What I look for is the shortest dam wall possible to hold the most amount of water while staying as high as possible.
These major features dictate the height you work with. We call it the ‘high-water mark’. Its basically where water will sit when the system is full.
The height of the high-water mark will give us our free board height for the dam wall and the spillway height. That height can change depending on available material to construct the dam wall to that height and above that even for our free board on the dam wall.
Hard-surface runoff areas
Roofs, Roads, Concrete, Pavement, Paths and Rocky out-crops.
Below hard surface run-off areas are a great place to start any earthworks because you know you have ‘x ‘amount of water coming in with ‘x’ amount of rain you receive. Is this a good thing, or something to be concerned about?
Culverts on roads or drive-ways are a key feature to look for.
Why is that? They concentrate the water flow causing huge erosion problems below them. They are basically a shot gun!
Look at the valley above the culvert and then looking below you will see clear signs of the effects - i.e. volumes of water at high speed.
In a sense we have a moral obligation to turn the problem into the solution. (I always get excited to find these features on a new site!)
Observation is key! You can see clear signs of water moving through the system when we train our selves to see these patterns.
(Just like a tree flagging from a prevailing wind.)
The pattern I’m looking for is organic matter, silt, sand and gravel deposits. These don’t show on a contour map but are great indicators of water movement.
As a designer we can grab these opportunities and invite them into the system.
Table drains only catch half the water from a road as generally there is a crown in the road to shed water, but again,
some BASIC MATH...
10-meter x 3 meters with 100 millimetres of rain = 2550 litres minus the 15% for evaporation and surface tension if gravel road.
(That’s a lot of water coming off the road and worthy of earthworks to harvest run the surplus to storages and soak into the landscape!)
If this is the highest feature giving the site the most water, that’s my starting point of surveying, and that’s where I take my first height from and transfer it around the landscape ideally into a dam.
So, you could say I have two starting points when I’m designing and on the job installing major earthworks on a site. We always need to keep a open mind to new opportunities that are presented.
(There are so many variables!)
Key points in the landscape
Not all landscapes have key points to work from, but even if you are in the right landscape, not all sites you work on are you going to find a keypoint for a dam!
But if the site you are designing does have keypionts, then height it is the central theme of the design for me.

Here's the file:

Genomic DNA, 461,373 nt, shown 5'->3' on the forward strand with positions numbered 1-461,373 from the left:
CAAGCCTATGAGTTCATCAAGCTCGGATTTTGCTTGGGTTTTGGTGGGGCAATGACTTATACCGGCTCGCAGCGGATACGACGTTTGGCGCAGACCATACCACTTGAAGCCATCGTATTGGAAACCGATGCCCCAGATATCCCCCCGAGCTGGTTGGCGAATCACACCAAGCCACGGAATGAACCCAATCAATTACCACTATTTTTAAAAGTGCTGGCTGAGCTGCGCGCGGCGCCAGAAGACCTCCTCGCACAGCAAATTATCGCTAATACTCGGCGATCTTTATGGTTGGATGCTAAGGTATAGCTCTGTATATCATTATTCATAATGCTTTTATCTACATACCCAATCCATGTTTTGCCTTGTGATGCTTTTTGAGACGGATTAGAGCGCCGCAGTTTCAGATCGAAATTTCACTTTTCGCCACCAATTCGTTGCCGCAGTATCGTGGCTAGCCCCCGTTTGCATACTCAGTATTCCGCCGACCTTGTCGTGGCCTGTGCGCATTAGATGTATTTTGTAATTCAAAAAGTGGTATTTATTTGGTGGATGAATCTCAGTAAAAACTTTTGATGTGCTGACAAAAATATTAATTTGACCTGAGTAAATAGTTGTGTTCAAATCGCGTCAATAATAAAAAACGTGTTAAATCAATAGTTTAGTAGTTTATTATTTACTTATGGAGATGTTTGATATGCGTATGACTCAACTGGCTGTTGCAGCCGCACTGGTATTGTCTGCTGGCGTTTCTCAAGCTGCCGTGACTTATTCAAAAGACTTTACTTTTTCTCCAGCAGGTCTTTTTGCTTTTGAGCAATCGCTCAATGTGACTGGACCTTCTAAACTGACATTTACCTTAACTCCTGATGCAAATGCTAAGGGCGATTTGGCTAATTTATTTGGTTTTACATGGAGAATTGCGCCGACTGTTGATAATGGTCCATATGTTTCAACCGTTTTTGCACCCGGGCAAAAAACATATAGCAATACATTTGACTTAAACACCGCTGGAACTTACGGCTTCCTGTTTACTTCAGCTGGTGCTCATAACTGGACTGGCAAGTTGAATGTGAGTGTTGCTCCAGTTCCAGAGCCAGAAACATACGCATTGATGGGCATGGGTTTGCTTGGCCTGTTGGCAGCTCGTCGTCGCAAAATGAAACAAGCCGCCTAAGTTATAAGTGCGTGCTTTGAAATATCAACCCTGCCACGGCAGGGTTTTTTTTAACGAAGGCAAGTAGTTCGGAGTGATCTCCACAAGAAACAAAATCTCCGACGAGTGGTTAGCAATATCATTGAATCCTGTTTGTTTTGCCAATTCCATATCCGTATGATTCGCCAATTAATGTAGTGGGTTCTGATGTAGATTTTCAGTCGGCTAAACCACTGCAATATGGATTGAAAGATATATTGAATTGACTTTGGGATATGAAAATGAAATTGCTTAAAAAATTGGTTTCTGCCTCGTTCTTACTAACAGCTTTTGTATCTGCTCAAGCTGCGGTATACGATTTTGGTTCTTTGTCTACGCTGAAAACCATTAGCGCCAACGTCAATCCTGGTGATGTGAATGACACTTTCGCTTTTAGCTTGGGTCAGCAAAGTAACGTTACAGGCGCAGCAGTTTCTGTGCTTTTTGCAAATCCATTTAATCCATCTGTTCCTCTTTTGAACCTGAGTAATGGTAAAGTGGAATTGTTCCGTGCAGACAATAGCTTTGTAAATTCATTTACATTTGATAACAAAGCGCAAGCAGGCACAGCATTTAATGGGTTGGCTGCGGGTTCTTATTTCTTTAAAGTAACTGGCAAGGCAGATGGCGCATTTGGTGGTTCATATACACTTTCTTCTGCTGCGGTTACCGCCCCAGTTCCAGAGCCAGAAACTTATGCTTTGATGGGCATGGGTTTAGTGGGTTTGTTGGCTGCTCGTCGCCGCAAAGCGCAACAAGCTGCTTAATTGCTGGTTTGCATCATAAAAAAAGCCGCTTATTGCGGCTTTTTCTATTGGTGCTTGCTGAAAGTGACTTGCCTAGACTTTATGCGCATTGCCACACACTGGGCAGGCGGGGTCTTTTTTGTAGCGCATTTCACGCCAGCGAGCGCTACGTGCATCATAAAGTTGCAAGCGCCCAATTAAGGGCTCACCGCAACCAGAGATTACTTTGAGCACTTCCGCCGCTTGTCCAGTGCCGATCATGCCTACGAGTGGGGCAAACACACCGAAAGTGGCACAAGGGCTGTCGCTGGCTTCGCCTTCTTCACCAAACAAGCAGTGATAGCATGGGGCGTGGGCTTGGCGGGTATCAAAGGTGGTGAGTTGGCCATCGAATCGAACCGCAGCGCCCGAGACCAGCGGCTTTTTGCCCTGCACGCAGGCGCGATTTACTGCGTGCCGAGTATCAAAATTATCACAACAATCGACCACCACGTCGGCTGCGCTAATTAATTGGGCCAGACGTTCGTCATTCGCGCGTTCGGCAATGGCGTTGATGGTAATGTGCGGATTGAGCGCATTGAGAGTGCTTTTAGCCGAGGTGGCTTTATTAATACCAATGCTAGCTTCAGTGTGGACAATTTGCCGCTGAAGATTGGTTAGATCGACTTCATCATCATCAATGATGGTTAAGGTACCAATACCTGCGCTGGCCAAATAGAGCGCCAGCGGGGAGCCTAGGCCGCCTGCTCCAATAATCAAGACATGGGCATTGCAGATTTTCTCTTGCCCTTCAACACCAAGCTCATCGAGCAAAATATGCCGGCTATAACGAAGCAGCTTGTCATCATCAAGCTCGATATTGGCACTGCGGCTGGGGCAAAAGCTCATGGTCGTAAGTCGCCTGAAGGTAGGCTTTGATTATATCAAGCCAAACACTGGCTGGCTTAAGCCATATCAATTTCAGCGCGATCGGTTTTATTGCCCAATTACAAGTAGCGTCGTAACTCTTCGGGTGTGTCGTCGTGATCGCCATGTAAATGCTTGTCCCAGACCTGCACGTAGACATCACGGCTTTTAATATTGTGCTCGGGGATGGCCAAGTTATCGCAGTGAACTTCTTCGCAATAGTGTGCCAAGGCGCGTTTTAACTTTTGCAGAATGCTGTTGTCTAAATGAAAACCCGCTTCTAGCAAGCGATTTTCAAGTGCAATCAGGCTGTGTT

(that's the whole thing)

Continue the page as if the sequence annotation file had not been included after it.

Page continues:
Its where we can store the most water high in the landscape that will be keeping cost down for the client.
We take a height at the keypoint and transfer that exact height out either side of the valley that starts to create a footprint of the Dam...
This height dictates any earthworks associated with that system as I generally install back-flood swales to key point dams. Alternatively, you may want to install a diversion drain, a road swale or a gradient road.
(The dam should be built before considering this level line to be set in concrete!)
One of the easiest ways I think to get a mental picture is just to think of water when the system’s full. Where does water sit? Where does water exit?
Why? Because this start point of your level line is going to be your spillway height AND it's going to dictate your freeboard height.
Now that we have the water you don't want to let it go...
We want it to perform as many duties as possible. We want it soaking into as much landscape as possible.
How? We have it overflow at our desired point to be picked up by another series of earthworks that puts it into storage systems, and the surplus into soakage’s or just into soakage systems, but we just need to identify the best positions to spill that water.
It is at times significant volumes of water moving over these spillways, so correct placement is essential!
(I hope you can start to see my design theme reasoning. It’s the storing of water in dams as high as possible, with as little earthworks as possible and as economically as possible.)
My aim first with any design is always the designing of water into landscapes. In the end, water is life and life’s most basic requirement.
Scale is a issue we need to be smart with design, doing the least amount of work for the greatest good.
Justifying our choice of placement and the amount of earthworks is to me very important. I rarely put in a swale that’s not part of a broader plan to direct the surplus water to dams. There are many options to consider before I put in swales as a restoration practice.